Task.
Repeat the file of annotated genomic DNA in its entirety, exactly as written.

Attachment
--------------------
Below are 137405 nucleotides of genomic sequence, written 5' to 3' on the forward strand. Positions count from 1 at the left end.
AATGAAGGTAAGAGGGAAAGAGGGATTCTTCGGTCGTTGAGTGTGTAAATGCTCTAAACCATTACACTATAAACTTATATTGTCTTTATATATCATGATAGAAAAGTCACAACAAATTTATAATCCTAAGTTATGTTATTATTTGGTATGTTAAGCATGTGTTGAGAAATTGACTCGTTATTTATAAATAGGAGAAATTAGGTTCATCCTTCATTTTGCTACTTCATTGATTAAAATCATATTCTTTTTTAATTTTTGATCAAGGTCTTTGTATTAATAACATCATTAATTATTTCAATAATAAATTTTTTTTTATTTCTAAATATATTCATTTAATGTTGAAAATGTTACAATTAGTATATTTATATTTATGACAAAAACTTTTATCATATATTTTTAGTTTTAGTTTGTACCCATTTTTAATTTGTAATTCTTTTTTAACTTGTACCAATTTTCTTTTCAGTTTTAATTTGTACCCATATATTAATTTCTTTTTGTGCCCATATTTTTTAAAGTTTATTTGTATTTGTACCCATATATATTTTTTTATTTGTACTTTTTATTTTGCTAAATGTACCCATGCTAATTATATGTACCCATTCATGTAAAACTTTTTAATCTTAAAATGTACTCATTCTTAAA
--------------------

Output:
Below are 137405 nucleotides of genomic sequence, written 5' to 3' on the forward strand. Positions count from 1 at the left end.
AATGAAGGTAAGAGGGAAAGAGGGATTCTTCGGTCGTTGAGTGTGTAAATGCTCTAAACCATTACACTATAAACTTATATTGTCTTTATATATCATGATAGAAAAGTCACAACAAATTTATAATCCTAAGTTATGTTATTATTTGGTATGTTAAGCATGTGTTGAGAAATTGACTCGTTATTTATAAATAGGAGAAATTAGGTTCATCCTTCATTTTGCTACTTCATTGATTAAAATCATATTCTTTTTTAATTTTTGATCAAGGTCTTTGTATTAATAACATCATTAATTATTTCAATAATAAATTTTTTTTTATTTCTAAATATATTCATTTAATGTTGAAAATGTTACAATTAGTATATTTATATTTATGACAAAAACTTTTATCATATATTTTTAGTTTTAGTTTGTACCCATTTTTAATTTGTAATTCTTTTTTAACTTGTACCAATTTTCTTTTCAGTTTTAATTTGTACCCATATATTAATTTCTTTTTGTGCCCATATTTTTTAAAGTTTATTTGTATTTGTACCCATATATATTTTTTTATTTGTACTTTTTATTTTGCTAAATGTACCCATGCTAATTATATGTACCCATTCATGTAAAACTTTTTAATCTTAAAATGTACTCATTCTTAAA